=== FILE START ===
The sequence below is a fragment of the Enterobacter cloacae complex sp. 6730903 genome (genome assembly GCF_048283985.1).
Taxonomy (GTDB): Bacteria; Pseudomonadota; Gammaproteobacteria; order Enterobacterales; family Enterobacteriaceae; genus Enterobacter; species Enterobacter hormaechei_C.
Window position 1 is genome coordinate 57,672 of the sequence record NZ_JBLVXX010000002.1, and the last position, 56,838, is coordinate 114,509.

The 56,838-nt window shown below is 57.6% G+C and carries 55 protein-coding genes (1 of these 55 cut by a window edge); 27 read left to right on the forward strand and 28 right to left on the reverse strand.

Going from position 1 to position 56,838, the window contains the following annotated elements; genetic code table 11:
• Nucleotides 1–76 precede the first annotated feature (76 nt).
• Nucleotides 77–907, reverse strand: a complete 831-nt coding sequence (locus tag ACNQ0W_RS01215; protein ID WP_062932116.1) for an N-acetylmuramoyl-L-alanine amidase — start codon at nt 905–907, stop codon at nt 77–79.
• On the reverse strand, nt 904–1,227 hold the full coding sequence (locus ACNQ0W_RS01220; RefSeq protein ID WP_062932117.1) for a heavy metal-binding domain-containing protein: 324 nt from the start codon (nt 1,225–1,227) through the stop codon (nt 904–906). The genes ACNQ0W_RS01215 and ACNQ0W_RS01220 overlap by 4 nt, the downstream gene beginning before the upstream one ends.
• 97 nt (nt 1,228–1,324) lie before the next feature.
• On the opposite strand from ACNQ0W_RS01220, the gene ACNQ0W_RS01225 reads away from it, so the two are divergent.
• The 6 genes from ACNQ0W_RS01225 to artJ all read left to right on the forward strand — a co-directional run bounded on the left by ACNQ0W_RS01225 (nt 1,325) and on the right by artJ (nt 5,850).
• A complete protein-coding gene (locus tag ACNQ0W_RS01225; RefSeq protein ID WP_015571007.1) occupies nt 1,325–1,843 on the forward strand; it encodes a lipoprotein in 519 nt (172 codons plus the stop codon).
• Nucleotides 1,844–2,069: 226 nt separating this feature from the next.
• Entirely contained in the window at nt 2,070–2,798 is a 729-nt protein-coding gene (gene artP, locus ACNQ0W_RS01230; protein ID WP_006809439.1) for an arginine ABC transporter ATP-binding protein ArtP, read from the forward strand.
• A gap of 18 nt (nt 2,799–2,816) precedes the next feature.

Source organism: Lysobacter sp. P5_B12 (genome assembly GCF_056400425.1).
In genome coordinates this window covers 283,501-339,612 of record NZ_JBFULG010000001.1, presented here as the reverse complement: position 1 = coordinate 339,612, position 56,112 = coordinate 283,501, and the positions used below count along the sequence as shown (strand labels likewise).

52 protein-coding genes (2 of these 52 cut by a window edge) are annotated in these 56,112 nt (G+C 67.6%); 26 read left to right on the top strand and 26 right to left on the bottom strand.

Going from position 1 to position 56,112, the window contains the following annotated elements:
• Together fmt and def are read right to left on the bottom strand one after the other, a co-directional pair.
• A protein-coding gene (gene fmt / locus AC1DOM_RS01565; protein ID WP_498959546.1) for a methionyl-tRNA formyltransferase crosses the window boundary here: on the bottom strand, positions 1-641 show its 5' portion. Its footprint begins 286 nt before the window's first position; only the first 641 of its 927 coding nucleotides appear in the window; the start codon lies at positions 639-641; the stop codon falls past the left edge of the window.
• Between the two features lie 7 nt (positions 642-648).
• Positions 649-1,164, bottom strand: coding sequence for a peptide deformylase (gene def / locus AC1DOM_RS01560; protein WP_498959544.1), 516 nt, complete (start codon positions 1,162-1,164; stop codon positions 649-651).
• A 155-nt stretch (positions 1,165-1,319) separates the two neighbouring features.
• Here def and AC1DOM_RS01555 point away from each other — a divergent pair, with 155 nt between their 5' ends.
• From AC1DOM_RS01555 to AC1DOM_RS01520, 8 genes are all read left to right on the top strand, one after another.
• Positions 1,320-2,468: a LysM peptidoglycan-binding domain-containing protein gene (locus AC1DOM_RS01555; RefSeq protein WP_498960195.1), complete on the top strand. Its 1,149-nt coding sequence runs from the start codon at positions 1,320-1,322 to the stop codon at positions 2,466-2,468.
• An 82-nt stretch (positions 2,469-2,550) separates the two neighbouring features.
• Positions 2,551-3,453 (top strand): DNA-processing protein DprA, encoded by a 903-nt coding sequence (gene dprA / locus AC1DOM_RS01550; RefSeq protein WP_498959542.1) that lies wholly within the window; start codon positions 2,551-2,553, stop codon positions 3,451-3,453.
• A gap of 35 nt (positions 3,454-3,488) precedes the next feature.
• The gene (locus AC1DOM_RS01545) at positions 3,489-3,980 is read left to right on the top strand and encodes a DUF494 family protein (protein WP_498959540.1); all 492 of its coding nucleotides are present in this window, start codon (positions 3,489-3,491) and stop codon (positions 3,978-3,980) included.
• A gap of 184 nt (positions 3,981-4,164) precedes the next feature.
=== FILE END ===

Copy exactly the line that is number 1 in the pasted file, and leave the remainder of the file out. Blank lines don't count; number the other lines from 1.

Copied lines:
The sequence below is a fragment of the Enterobacter cloacae complex sp. 6730903 genome (genome assembly GCF_048283985.1).